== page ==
Ghana is often described as an African “model democracy” and is said to be a ”gateway to West African markets”. H.E. Akua Sena Dansua, Ghana`s Ambassador to Germany, talks about her country`s advantages as a business hub and what Ghana`s Government has to offer foreign investors. According to her, multiple factors account for the unwillingness of German medium-sized companies to invest in Sub-Saharan Africa.
blog:subsahara-afrika: Your Excellency, the Franfurter Allgemeine Zeitung headlined on April 26 of this year: “Africa offers entrepreneurs undreamed-of possibilities”. According to the newspaper, China, Brazil, India, Turkey, and also Germany are already active in the “troubled continent”, but German businesses could do more. How do you comment on these statements?
H.E. Ambassador Akua Sena Dansua: Africa is not a “troubled continent”, as alluded to by the Franfurter Allgemeine Zeitung. Africa is a continent of 54 Nations and even though there may be pockets of conflict in a few of the countries, this doesn’t make the entire continent “troubled”. A substantial number of the 54 African countries are peaceful and stable and majority of them are doing fine, generally. Compared to Europe, the current crisis in Ukraine or instability in the North Caucasus region does not make Europe a “troubled continent”. The truth is that Africa is a continent of opportunities and has been on the rise since the turn of the new millennium. African countries have witnessed some of the highest growth rates in the world today, higher than the average growth rate of the world economy. Indeed, some African countries like Sierra Leone, Ivory Coast, Ethiopia and Mozambique are even recording growth rates of over 6.1%, which is the average growth rate for developing countries. Through steady and consistent reforms in most of the sectors, especially the entrenchment of democracy and good governance, respect for fundamental human rights and freedoms, the development and expansion of infrastructure, the revision of investment laws and regulations, and the establishment of more effective institutions, Africa is currently becoming the preferred destination for doing business.
blog:subsahara-afrika: Will you say that Africa is becoming a preferred investment destination for some countries more than others?
Ambassador Dansua: Countries like China, Brazil, India and Turkey are taking advantage of the transformation taking place on the continent and increasing their investment portfolio. Africa welcomes investors from all over the world because the opportunities on the continent are huge and the returns enormous. But some investors in Western Europe appear to adopt a ‘wait-and-see’ attitude. They are too risk averse to want to try new markets of investment. For some, it is due to lack of knowledge about Africa and the potentials it holds. For others, it is perhaps the negative images that the international media continue to portray of Africa that is keeping them back. Whatever the case might be, I think that some of these countries are losing out on some of the best investment opportunities in the world today.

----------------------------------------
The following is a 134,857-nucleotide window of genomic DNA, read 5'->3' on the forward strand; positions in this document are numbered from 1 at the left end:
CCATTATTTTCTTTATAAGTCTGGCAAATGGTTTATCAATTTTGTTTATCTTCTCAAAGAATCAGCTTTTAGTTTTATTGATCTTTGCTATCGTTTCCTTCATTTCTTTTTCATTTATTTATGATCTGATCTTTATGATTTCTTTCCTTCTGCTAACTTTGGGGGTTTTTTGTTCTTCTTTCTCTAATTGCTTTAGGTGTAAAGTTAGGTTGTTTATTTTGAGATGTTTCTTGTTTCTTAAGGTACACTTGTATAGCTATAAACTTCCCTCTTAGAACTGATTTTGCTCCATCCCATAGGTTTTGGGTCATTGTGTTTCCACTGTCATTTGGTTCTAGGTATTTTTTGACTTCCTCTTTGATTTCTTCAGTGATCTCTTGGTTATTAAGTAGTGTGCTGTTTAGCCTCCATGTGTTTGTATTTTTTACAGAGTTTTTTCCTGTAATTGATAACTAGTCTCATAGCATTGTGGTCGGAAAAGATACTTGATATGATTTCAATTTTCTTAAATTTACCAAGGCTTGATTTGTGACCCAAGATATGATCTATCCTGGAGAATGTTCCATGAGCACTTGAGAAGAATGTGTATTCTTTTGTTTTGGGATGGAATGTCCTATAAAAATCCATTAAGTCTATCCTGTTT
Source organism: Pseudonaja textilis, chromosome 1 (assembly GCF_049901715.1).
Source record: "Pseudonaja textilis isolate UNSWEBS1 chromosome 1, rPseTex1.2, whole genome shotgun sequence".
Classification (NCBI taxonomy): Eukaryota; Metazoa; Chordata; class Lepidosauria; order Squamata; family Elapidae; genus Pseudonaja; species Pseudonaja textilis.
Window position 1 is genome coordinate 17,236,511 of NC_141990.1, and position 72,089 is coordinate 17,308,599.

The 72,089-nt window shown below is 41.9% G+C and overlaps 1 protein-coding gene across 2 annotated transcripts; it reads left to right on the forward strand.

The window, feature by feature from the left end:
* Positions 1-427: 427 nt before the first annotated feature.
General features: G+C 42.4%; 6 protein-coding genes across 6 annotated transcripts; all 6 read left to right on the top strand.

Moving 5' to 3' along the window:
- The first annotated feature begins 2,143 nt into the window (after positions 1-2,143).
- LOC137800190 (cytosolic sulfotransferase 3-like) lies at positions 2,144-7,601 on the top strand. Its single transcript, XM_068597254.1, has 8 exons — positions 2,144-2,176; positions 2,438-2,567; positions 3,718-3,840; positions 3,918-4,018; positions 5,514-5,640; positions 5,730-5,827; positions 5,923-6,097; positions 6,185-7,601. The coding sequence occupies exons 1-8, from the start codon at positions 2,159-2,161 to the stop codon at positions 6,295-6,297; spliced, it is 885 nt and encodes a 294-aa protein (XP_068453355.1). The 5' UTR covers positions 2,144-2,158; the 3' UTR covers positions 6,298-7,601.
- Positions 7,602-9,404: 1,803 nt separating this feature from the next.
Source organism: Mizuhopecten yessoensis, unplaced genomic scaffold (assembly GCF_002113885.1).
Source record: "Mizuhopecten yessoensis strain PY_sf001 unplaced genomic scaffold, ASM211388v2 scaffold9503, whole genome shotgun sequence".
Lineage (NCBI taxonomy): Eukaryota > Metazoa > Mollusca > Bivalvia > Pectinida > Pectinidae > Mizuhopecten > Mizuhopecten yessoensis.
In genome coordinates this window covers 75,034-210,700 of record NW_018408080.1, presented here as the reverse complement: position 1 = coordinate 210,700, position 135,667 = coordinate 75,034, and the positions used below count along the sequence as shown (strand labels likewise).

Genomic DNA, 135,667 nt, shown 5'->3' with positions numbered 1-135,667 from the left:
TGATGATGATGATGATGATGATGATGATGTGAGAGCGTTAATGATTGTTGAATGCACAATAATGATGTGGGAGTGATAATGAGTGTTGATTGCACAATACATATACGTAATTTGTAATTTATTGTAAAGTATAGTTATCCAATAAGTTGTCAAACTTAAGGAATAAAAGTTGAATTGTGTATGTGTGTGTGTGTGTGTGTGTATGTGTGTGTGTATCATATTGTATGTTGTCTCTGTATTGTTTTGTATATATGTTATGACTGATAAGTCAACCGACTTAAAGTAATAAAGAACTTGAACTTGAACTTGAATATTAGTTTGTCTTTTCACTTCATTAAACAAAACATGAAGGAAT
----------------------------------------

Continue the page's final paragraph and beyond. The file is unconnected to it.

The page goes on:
blog:subsahara-afrika: Are you referring to countries like Germany?
Ambassador Dansua: Some German companies are already making it big in Africa, but most of them are the multinationals. There are few German companies that are also beginning to focus attention on the continent, but generally at a slow pace, based on their negative perception about the continent. Platforms such as yours give us an opportunity to provide accurate information about the existing opportunities in Africa. Investors must develop a greater appetite for risk-taking because business is all about taking risk, and the higher the risk, the better the returns.
blog:subsahara-afrika: Since taking office in Germany in 2014, you have often interacted with representatives from German businesses. Why exactly are many medium-sized companies hesitant to invest in Sub-Saharan African markets?
Ambassador Dansua: From my interactions with German businesses and the German Chambers of Commerce, I think that there are multiple factors that account for the unwillingness of German medium-sized companies to invest in Sub-Saharan Africa. First of all, most of these companies are family-owned business, which means that their managers are more comfortable staying in their comfort zones here in Europe in the hope of handing them over, intact, to generations after them. This leaves very little room for risk-taking. Also, as I have already indicated, sections of the international media are not helping Africa with their unbalanced and negative stories, some of which tend to portray Africa as one monolithic entity that is ridden with crisis, rather than as a continent of 54 sovereign countries with different levels of development, different development agendas, and different resources, potentials and challenges. But whilst at this, one also has to recognize that German medium-sized businesses, in particular, do not have the same capacity as their multinational counterparts to compete favourably abroad. German multinationals like Siemens, Deutsche Telekom, KfW Bankengruppe and Bayer are able to move into completely new markets because they have the resources, connections and the necessary Government guarantees to do so. The medium-sized companies do not enjoy these opportunities.